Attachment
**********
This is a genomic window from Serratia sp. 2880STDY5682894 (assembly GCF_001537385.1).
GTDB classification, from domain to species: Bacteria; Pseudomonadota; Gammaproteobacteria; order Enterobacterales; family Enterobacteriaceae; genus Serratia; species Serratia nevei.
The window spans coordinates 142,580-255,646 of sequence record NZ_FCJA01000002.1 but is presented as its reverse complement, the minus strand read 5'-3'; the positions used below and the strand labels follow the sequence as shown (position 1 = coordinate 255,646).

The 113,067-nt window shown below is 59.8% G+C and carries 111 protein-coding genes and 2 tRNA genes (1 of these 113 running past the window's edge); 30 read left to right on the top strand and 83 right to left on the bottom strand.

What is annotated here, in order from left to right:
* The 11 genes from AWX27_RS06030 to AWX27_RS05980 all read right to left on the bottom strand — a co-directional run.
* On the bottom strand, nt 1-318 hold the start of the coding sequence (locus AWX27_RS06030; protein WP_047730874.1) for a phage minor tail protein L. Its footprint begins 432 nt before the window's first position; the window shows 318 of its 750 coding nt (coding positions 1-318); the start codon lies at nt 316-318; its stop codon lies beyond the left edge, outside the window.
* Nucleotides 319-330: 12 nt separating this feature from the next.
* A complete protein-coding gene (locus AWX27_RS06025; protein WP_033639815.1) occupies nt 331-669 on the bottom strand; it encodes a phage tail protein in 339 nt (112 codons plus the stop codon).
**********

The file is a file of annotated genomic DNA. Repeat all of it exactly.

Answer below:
This is a genomic window from Serratia sp. 2880STDY5682894 (assembly GCF_001537385.1).
GTDB classification, from domain to species: Bacteria; Pseudomonadota; Gammaproteobacteria; order Enterobacterales; family Enterobacteriaceae; genus Serratia; species Serratia nevei.
The window spans coordinates 142,580-255,646 of sequence record NZ_FCJA01000002.1 but is presented as its reverse complement, the minus strand read 5'-3'; the positions used below and the strand labels follow the sequence as shown (position 1 = coordinate 255,646).

The 113,067-nt window shown below is 59.8% G+C and carries 111 protein-coding genes and 2 tRNA genes (1 of these 113 running past the window's edge); 30 read left to right on the top strand and 83 right to left on the bottom strand.

What is annotated here, in order from left to right:
* The 11 genes from AWX27_RS06030 to AWX27_RS05980 all read right to left on the bottom strand — a co-directional run.
* On the bottom strand, nt 1-318 hold the start of the coding sequence (locus AWX27_RS06030; protein WP_047730874.1) for a phage minor tail protein L. Its footprint begins 432 nt before the window's first position; the window shows 318 of its 750 coding nt (coding positions 1-318); the start codon lies at nt 316-318; its stop codon lies beyond the left edge, outside the window.
* Nucleotides 319-330: 12 nt separating this feature from the next.
* A complete protein-coding gene (locus AWX27_RS06025; protein WP_033639815.1) occupies nt 331-669 on the bottom strand; it encodes a phage tail protein in 339 nt (112 codons plus the stop codon).